Was news of CALENDAR's end Fake News?
November 20, 2017
HP 3000 customers, support experts, and vendors have heard a fresh take on the upcoming demise of CALENDAR functions. Date keeping was going to suffer for anybody who needed that intrinsic to steer 3000 date-keeping. Nobody wanted to debate that fact. As I reported in 2015, with considerable help from Vesoft's Vladimir Volokh, CALENDAR doesn't have enough bits to track dates beyond December 31, 2027. It would be easy to conclude the 3000's date capability will go bust at the end of that December.
That's fake news, said Steve Cooper of Allegro to everyone on last week's CAMUS user group call. "A whole lot of fake news," he said, when one user referenced our 2015 article as proof dates were going to be a problem on 3000s in about 10 years. "You need to get the true scoop instead of spreading rumors."
Cooper was one of several 3000 experts who said that dates could be kept accurately in MPE/iX for much longer than 10 years from the end of next month. HP's replacement for CALENDAR—an intrinsic written in the early 1970s—adds bits to let 3000s track data. HPCALENDAR isn't employed inside lots of MPE/iX software, but that will change for anyone who wants their MPE/iX end of life to be determined by utility and value, rather than capability.
In 2015, our story asked Whether the End of 2027 is MPE's End, Too. It isn't, so long as you use HPCALENDAR to replace CALENDAR. MPE/iX app managers will need source code access to make this kind of substitution, using the new intrinsic method of remediation.
There was also talk of a pivot point strategy to handle things without replacing CALENDAR. Pivot points were in vogue for some Y2K repairs. In such designs, software processes a date by comparing the date to the moment it processes the date. The old ColdFusion software from Microsoft did this to add century information for Y2K, for example. A Stack Overflow discussion illustrates how pivot points work in Python.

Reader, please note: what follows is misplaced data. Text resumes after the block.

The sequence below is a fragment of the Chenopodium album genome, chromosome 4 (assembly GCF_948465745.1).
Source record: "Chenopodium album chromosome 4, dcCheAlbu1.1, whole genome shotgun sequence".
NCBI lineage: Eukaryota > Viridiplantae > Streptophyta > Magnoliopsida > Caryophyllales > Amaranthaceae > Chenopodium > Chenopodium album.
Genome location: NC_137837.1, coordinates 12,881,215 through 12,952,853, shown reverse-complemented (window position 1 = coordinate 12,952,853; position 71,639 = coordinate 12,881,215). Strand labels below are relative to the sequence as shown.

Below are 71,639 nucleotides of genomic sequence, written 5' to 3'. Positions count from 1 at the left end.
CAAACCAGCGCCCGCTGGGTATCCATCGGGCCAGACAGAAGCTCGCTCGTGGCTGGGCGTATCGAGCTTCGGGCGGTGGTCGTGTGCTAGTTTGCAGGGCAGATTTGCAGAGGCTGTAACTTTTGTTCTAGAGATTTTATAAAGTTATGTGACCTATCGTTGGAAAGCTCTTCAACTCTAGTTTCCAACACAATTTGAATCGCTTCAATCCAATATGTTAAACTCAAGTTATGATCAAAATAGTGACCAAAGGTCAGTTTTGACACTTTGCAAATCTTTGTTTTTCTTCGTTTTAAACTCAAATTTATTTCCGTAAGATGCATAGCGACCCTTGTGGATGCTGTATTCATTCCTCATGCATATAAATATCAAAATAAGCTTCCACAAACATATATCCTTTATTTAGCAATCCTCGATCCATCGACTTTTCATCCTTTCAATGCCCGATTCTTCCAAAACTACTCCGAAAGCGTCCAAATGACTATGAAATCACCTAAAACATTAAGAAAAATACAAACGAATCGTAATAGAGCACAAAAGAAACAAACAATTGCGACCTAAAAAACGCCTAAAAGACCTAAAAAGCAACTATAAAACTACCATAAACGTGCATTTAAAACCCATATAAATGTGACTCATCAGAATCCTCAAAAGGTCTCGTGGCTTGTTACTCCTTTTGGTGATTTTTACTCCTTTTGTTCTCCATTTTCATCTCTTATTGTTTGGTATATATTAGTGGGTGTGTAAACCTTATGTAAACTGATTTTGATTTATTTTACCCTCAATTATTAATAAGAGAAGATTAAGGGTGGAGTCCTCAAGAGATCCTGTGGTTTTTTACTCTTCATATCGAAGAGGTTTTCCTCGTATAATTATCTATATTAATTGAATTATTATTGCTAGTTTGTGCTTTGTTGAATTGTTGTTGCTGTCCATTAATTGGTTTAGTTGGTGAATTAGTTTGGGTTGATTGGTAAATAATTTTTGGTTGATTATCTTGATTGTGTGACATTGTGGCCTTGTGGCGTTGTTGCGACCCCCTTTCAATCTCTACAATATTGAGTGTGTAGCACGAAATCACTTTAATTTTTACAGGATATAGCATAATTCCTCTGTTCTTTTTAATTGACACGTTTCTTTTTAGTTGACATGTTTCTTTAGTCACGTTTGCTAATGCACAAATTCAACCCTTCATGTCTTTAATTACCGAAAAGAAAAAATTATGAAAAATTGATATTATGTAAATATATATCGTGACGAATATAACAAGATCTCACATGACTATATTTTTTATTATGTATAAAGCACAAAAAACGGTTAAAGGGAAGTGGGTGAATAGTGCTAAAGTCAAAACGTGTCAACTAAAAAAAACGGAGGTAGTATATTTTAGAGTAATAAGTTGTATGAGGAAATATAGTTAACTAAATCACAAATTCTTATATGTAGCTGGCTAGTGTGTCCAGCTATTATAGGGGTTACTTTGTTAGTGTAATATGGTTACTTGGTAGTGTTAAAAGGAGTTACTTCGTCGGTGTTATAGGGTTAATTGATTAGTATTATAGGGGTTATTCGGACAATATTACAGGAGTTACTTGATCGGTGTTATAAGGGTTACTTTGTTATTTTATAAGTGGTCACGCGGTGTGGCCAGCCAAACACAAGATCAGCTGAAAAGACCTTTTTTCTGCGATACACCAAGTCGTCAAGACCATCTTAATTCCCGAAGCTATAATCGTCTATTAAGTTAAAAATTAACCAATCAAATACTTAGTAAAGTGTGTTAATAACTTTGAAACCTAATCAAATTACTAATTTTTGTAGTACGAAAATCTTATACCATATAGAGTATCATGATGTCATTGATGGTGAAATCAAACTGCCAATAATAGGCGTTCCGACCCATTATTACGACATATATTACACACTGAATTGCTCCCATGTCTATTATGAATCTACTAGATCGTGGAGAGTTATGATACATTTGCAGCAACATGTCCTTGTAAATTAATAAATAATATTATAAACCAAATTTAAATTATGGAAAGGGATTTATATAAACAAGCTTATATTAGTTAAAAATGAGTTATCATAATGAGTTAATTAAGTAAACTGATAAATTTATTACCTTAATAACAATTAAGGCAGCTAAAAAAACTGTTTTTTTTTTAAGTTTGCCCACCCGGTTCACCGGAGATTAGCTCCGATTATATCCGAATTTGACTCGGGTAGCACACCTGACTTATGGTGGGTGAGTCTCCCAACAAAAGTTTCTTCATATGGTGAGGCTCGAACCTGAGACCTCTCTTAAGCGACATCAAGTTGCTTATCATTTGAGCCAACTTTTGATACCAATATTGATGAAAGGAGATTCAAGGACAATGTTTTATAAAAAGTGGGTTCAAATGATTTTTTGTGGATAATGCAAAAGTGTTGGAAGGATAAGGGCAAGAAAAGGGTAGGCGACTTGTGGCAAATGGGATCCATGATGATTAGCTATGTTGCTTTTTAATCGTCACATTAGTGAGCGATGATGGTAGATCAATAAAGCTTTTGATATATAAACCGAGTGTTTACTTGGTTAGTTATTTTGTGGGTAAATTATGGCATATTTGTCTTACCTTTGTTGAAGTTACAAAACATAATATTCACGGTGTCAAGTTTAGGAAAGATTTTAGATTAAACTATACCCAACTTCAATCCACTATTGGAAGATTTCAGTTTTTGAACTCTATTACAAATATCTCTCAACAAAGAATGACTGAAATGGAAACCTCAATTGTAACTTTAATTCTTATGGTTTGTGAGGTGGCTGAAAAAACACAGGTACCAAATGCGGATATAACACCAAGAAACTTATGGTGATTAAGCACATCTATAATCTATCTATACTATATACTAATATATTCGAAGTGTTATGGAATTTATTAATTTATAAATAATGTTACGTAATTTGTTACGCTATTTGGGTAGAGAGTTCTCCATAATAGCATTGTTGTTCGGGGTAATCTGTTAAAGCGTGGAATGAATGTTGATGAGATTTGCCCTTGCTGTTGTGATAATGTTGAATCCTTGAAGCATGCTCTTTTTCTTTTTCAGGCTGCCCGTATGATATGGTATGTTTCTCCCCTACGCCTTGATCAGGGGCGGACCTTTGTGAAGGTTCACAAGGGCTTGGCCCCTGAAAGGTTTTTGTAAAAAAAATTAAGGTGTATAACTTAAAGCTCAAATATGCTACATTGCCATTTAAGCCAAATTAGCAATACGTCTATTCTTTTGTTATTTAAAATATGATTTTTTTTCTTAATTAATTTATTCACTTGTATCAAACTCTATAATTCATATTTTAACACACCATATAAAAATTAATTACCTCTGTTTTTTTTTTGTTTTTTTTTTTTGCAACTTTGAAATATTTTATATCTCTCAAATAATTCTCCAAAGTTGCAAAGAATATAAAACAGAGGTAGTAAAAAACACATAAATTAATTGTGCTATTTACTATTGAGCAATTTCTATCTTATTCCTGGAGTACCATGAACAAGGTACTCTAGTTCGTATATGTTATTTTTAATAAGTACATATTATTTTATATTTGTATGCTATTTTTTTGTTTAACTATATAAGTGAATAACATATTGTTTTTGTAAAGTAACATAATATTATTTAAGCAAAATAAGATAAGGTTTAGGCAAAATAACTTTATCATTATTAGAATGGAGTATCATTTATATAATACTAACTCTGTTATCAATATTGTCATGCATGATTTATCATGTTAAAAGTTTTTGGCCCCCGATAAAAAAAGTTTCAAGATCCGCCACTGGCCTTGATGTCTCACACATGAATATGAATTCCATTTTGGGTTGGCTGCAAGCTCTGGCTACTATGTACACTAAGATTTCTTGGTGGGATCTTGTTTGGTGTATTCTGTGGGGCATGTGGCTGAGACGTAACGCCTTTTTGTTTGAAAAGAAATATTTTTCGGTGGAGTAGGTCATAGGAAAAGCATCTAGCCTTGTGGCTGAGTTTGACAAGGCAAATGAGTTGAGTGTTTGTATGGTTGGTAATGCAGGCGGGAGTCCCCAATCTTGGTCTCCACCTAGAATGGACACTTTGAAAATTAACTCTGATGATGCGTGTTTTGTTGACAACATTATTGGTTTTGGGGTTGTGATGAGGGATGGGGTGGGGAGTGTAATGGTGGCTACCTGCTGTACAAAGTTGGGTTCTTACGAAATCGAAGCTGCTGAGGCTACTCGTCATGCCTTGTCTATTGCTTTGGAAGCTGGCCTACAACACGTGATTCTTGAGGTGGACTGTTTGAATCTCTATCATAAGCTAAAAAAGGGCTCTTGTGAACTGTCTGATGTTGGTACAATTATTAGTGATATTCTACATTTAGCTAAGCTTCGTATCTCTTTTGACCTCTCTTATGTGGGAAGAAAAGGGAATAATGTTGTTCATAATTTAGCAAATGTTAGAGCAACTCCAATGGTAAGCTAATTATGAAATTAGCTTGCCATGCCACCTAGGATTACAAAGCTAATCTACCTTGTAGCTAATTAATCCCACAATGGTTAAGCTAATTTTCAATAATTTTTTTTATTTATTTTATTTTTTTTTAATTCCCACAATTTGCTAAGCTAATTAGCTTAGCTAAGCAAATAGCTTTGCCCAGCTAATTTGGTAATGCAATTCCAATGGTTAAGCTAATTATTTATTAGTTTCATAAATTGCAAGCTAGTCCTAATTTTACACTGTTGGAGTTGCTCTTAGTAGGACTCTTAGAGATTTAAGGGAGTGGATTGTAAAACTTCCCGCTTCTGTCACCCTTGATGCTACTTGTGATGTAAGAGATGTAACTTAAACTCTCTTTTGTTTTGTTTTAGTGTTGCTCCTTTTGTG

HP advised its 3000 customers in 2008 to begin using HPCALENDAR on HP 3000s. HPCALENDAR harks back to version 5.5 of MPE/iX. Its power lies in the 3000 for use by programmers who want accurate dates beyond 2038 (the limit in Unix) for application files.
HP ordered 16 extra bits for date handling through HPCALENDAR in the 1990s, just too late to influence the heart of MPE.
While working in the realm of those original 16-bit MPE intrinsics, "You cannot make less than 9 bits for the date of the year," Vladimir said. "That would be less than 365 days. So that leaves us 7 bits to express the year."
The '90s HPCALENDAR, reaching into the new elbow room of 32 bits, can use as many as 23 bits for the year. That intrinsic will cover 8 million years, even more. HPCALENDAR is available in Native Mode MPE, and it remains the best choice for any new work done on a 3000's applications.
But MPE's existing intrinsics provide the barrier here: the oldest are in Segmented Library (SL)—and the newer HPCALENDAR is in Native Library (NL). And the only companies with any chance of adjusting the 3000's dates into 2028 and beyond are those which have insight into MPE/iX source. Then there's knowing what to do with it. They must get into the MPE source and recompile it to use HPCALENDAR.
That insight into MPE/iX source is needed for a system-wide repair of CALENDAR date intrinsic functionality. It's a broad spectrum fix, though, when a localized alteration will do the job. Even HP's own SHOWCLOCK gets the date correct when you boot a system by setting its date for 2028.
"There are still some pieces of code that are doing date handling by calling CALENDAR," Cooper said. "But the operating system does not fall over dead at that point. The banner will say "1900" and if you do a SHOWTIME it will say 1900. But if you do a SHOWCLOCK it will correctly show '2028'."
Reading a file, modifying a file: these will occur with the correct timestamps. They all use the larger, more modern date format. Programs which use CALENDAR will provide a date in the 1900s when run on 2028. The date-keeping in the MPE/iX banner is going to be incorrect. Any software that reaches out for a date intrinsic will be just fine if it uses HPCALENDAR.
The user group has its board member Ed Stein to thank for the talk about the date changes coming up in a decade or so. Stein says that he'd rather seek out date repairs now for his 3000s, while there are still support and development experts taking on projects. There's a lot less retirement going on for people working in their late 70s. But Stein, like a lot of 3000 pros, understands it's better to take care of things before they become unsolvable problems—when there's nobody working who knows where CALENDAR might be running inside a program on MPE/iX.